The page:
BusinessBusiness RecoveryLiquidations set to be highest since 1992: UHY Hacker Young

Liquidations set to be highest since 1992: UHY Hacker Young

Liquidation expected to hit more than 25,600 for 2009 – 2010, according to Top 20 firm

The number of companies entering liquidation in 2009-2010 is set to be the
highest since 1992, according to UHY Hacker Young.

The firm obtained figures from Companies House which showed 23,500 companies
went into liquidation in 2008 – 2009 , and this figure is expected to increase
to more than 25,600 for 2009 – 2010, a rise of 9%.

Liquidation is the process by which a company or part of a company, is wound
up and assets re-distributed, compared to an insolvency where a company is
unable to pay off its debt.

Nick Hancock, corporate recovery Partner at UHY Hacker Young, said: “Whilst
these figures are testament to the tough trading environment faced by businesses
over the last two years, we expect the rate of liquidations to continue to
accelerate.”

The predictions were based on 11 months of data up to February 2010.
Insolvency experts often warn of a lag between a return to growth and the fall
in company liquidations.

“In fact, liquidations usually peak as the economy emerges from recession,”
Hancock said.

It would be the largest number of liquidations since 1991/92, when the UK
started to emerge from the last major recession and 27,300 businesses were put
into liquidation.

There were more than five times as many company liquidations compared to
4,161 insolvencies last year.

“Many companies are choosing to throw in the towel and cease trading early
rather than hanging on until the bitter end and waiting until they are
insolvent,” Hancock added.

“Other business owners are voluntarily closing less profitable subsidiaries
in order to streamline and free up capital to support their core operations.”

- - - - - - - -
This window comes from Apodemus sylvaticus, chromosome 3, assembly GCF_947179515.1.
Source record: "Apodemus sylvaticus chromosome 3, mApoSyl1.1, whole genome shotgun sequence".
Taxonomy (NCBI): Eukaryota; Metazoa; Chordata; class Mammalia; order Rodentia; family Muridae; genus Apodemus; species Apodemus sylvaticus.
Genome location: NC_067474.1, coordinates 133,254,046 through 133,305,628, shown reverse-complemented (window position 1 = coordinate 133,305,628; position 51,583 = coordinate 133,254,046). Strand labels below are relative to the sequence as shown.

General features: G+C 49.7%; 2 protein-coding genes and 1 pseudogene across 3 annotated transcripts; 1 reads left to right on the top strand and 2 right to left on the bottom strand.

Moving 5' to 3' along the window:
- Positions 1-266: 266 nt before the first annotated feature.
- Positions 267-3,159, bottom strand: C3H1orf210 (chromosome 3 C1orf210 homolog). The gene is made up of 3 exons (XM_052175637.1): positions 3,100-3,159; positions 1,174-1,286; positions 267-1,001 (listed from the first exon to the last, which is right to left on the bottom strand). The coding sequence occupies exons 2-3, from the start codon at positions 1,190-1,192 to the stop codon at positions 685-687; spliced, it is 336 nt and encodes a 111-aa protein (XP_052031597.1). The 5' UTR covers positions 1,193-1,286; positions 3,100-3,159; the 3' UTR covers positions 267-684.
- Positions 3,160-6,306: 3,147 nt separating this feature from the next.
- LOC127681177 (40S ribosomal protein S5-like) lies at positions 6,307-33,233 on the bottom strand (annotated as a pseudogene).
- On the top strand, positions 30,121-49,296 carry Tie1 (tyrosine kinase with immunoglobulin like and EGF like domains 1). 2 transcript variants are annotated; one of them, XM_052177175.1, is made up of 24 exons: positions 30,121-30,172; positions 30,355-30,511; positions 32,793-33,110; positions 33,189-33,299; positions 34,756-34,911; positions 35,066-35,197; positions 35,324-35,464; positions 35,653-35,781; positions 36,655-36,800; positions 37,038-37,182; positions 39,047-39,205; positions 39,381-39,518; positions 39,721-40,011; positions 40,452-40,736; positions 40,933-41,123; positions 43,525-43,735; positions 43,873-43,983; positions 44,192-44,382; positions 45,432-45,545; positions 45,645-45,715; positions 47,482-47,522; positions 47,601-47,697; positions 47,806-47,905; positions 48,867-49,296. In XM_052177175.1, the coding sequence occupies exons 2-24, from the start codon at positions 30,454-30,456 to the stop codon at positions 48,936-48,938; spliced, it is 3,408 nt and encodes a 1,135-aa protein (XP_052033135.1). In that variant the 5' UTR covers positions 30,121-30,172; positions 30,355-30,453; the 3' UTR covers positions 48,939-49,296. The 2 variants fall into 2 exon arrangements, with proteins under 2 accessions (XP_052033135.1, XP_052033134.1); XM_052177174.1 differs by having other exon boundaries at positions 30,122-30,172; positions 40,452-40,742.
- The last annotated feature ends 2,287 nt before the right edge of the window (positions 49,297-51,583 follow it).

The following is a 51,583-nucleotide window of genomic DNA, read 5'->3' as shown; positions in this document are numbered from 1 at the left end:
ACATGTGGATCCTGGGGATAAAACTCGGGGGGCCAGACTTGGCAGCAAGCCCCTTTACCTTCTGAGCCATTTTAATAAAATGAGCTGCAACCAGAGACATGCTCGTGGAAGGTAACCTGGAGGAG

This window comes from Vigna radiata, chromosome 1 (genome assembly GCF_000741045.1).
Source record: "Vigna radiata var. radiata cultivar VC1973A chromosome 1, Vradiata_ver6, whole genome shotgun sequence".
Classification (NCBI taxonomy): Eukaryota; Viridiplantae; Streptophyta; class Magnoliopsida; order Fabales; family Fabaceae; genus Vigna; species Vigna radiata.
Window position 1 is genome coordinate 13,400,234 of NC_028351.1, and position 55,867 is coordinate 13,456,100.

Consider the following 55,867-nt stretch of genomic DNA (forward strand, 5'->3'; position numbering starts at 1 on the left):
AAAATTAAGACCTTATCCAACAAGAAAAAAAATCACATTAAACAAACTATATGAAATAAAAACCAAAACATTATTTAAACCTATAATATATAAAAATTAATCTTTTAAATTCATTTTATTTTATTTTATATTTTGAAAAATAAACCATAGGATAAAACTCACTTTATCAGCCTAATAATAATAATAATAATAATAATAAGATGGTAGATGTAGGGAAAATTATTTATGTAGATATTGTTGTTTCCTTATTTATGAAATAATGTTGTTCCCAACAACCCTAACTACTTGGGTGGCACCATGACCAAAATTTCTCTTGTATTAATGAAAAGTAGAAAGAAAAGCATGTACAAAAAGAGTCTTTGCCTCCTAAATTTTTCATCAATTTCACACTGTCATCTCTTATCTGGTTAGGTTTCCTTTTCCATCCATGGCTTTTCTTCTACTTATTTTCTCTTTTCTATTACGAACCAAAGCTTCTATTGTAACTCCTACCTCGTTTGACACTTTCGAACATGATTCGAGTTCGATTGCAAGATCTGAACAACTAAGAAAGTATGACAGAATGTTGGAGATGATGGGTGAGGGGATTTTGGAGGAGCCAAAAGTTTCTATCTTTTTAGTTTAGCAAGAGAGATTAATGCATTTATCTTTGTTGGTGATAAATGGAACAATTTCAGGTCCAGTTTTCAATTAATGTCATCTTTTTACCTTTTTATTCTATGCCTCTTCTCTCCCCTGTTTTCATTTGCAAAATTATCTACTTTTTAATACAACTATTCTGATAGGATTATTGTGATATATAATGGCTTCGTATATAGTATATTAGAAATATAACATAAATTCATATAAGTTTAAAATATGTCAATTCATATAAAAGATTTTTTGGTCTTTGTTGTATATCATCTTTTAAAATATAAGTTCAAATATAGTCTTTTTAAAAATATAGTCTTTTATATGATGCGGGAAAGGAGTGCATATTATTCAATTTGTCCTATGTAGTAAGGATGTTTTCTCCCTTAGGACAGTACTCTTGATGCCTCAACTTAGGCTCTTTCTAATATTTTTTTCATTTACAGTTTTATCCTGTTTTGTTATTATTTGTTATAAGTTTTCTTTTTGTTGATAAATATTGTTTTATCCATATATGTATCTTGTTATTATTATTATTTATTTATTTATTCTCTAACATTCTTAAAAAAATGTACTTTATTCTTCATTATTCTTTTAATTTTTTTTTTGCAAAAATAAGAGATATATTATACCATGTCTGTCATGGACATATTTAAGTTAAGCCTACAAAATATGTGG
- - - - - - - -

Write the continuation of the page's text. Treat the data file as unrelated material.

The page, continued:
Further reading:

UK
economy still at risk of double-dip recession

Related Articles

Carillion CFO blew whistle over 'sloppy accounting' months before collapse

Business Recovery Carillion CFO blew whistle over 'sloppy accounting' months before collapse

3m Alia Shoaib, Reporter
Toys R Us UK and Maplin enter into administration after failing to secure buyers

Business Recovery Toys R Us UK and Maplin enter into administration after failing to secure buyers

3m Alia Shoaib, Reporter
How to avoid a Carillion collapse

Business Recovery How to avoid a Carillion collapse

4m Russell-Cooke
Carillion collapse: The week so far and industry reaction

Business Recovery Carillion collapse: The week so far and industry reaction

4m Emma Smith, Managing Editor
Kingston Smith & Partners appointed trustees in bankruptcy of ex-Newcastle United footballer

Business Recovery Kingston Smith & Partners appointed trustees in bankruptcy of ex-Newcastle United footballer

4m Emma Smith, Managing Editor
Carillion: PwC appointed as special managers – what happens now?

Business Recovery Carillion: PwC appointed as special managers – what happens now?

4m Emma Smith, Managing Editor
Investment firm acquires Avon Steel Company Limited

Business Recovery Investment firm acquires Avon Steel Company Limited

5m Emma Smith, Managing Editor
Manchester law firm enters into administration

Business Recovery Manchester law firm enters into administration

5m Emma Smith, Managing Editor